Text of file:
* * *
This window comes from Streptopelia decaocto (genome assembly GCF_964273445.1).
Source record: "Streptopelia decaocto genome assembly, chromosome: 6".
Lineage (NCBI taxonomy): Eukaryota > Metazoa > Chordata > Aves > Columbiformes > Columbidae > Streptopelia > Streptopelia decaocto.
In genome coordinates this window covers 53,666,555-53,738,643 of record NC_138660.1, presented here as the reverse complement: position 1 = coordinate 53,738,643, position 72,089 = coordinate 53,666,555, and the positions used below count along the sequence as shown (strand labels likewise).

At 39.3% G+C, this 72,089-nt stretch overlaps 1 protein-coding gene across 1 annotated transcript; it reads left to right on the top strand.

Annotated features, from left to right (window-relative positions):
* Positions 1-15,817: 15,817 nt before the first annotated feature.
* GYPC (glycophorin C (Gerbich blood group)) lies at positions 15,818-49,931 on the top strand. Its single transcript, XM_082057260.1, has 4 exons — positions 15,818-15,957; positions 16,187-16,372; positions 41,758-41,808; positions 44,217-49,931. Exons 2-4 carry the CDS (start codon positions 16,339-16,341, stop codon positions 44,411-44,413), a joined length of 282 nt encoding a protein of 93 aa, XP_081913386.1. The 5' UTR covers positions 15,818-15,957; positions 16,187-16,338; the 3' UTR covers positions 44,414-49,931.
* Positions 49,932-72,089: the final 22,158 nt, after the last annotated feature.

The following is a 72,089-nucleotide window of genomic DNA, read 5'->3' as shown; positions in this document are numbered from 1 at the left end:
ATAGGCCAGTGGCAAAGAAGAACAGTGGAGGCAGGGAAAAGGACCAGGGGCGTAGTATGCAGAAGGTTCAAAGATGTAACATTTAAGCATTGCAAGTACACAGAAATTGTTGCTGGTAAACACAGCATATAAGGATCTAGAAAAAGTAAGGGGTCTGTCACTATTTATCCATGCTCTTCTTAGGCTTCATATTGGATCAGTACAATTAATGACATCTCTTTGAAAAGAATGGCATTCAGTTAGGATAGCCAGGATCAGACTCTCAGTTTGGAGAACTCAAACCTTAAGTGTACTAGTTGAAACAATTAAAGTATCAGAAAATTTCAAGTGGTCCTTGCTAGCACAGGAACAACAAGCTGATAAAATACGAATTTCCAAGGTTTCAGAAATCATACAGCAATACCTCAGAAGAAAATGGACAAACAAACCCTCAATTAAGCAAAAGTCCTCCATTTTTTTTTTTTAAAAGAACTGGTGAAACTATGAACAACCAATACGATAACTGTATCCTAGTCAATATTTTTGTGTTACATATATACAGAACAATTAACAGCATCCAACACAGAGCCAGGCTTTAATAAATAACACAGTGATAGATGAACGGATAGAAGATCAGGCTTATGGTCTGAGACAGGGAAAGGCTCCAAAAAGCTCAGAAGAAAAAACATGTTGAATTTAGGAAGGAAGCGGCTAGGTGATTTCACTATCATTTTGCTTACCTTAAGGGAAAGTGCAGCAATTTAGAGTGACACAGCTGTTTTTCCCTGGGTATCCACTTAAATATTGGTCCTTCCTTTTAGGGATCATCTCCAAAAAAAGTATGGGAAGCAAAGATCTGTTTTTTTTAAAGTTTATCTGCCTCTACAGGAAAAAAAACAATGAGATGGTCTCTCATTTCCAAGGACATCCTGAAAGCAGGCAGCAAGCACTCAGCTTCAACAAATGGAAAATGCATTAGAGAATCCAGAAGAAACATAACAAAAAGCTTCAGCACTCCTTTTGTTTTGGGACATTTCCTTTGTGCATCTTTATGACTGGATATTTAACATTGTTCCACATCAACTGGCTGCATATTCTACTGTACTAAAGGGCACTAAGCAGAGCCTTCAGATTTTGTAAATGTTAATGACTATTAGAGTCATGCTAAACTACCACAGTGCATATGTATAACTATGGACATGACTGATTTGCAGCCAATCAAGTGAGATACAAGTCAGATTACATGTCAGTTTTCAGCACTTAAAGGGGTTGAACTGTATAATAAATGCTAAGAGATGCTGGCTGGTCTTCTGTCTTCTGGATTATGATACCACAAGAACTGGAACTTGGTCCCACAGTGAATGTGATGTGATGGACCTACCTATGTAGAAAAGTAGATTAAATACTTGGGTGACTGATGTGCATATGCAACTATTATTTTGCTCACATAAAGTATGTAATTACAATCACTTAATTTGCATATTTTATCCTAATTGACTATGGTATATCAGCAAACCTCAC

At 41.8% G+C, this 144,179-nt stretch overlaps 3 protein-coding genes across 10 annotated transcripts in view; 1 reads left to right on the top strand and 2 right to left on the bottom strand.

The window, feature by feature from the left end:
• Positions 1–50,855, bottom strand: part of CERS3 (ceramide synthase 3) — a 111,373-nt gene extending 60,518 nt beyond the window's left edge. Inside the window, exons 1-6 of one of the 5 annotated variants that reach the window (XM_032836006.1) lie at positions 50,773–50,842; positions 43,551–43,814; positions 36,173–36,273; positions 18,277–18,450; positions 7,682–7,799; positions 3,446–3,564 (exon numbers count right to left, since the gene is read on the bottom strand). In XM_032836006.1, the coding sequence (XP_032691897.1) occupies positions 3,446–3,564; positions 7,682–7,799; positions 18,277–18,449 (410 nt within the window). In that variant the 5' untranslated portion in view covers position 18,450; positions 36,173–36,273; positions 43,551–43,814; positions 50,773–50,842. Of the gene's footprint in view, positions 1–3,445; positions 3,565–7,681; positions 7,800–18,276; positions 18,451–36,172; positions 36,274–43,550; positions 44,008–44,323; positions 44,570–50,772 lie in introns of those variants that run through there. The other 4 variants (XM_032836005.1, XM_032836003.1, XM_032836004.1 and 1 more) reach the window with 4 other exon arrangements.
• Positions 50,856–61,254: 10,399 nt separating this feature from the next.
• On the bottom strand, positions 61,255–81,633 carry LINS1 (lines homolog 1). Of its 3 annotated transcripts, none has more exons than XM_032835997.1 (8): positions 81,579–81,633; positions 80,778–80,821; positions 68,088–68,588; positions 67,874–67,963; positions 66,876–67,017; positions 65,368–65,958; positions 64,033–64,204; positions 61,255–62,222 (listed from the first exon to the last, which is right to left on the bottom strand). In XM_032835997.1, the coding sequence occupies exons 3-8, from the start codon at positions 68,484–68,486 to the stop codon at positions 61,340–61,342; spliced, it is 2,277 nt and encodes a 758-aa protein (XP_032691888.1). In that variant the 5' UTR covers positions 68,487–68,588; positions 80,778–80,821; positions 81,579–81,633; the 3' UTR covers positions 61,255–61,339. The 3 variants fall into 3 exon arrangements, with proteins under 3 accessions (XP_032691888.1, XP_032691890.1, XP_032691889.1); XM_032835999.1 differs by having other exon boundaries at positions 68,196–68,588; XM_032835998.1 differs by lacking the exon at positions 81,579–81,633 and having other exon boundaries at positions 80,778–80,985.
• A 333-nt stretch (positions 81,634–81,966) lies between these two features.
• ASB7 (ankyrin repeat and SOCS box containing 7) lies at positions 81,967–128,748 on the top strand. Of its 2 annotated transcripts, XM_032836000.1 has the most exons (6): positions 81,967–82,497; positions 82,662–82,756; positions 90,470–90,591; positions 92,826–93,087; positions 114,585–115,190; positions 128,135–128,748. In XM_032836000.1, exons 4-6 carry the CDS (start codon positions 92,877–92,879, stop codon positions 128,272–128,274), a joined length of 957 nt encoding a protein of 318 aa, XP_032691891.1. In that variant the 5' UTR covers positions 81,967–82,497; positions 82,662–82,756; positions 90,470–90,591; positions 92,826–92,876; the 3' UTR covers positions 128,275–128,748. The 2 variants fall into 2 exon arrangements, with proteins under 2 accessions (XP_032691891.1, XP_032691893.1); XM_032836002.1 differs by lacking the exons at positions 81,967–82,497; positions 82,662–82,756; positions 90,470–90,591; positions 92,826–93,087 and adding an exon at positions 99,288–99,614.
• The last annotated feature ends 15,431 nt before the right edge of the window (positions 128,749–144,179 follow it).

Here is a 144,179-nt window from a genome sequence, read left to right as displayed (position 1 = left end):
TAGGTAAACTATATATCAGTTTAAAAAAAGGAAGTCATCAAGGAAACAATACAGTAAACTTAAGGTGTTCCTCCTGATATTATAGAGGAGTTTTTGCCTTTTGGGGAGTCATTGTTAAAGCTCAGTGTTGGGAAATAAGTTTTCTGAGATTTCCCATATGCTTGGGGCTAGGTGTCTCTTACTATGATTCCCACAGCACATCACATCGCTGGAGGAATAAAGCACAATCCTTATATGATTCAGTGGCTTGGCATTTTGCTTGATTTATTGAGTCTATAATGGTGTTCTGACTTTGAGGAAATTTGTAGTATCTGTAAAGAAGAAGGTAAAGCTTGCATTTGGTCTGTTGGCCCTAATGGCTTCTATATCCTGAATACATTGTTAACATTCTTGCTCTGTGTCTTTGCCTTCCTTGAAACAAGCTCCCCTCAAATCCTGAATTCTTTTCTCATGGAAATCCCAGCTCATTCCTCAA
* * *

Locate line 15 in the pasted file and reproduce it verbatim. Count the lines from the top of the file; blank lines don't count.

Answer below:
• Positions 50,856–61,254: 10,399 nt separating this feature from the next.